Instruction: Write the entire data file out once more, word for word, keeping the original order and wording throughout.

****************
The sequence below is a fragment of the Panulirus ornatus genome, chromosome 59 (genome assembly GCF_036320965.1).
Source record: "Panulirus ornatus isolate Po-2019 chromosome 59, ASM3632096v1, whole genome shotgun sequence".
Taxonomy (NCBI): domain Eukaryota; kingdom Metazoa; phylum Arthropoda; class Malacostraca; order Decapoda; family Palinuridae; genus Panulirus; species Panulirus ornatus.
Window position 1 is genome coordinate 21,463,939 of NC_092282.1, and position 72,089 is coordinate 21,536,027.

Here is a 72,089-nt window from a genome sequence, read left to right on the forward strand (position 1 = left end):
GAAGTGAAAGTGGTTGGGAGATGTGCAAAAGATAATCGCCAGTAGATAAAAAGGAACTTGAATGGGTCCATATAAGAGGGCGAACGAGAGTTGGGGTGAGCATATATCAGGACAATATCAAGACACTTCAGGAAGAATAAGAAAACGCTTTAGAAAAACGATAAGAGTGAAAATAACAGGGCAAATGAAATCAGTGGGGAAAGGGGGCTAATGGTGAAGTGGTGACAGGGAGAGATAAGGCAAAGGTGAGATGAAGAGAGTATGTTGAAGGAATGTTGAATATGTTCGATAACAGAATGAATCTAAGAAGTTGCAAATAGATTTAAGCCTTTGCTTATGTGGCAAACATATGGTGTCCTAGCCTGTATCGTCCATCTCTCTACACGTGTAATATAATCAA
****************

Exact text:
The sequence below is a fragment of the Panulirus ornatus genome, chromosome 59 (genome assembly GCF_036320965.1).
Source record: "Panulirus ornatus isolate Po-2019 chromosome 59, ASM3632096v1, whole genome shotgun sequence".
Taxonomy (NCBI): domain Eukaryota; kingdom Metazoa; phylum Arthropoda; class Malacostraca; order Decapoda; family Palinuridae; genus Panulirus; species Panulirus ornatus.
Window position 1 is genome coordinate 21,463,939 of NC_092282.1, and position 72,089 is coordinate 21,536,027.

Here is a 72,089-nt window from a genome sequence, read left to right on the forward strand (position 1 = left end):
GAAGTGAAAGTGGTTGGGAGATGTGCAAAAGATAATCGCCAGTAGATAAAAAGGAACTTGAATGGGTCCATATAAGAGGGCGAACGAGAGTTGGGGTGAGCATATATCAGGACAATATCAAGACACTTCAGGAAGAATAAGAAAACGCTTTAGAAAAACGATAAGAGTGAAAATAACAGGGCAAATGAAATCAGTGGGGAAAGGGGGCTAATGGTGAAGTGGTGACAGGGAGAGATAAGGCAAAGGTGAGATGAAGAGAGTATGTTGAAGGAATGTTGAATATGTTCGATAACAGAATGAATCTAAGAAGTTGCAAATAGATTTAAGCCTTTGCTTATGTGGCAAACATATGGTGTCCTAGCCTGTATCGTCCATCTCTCTACACGTGTAATATAATCAA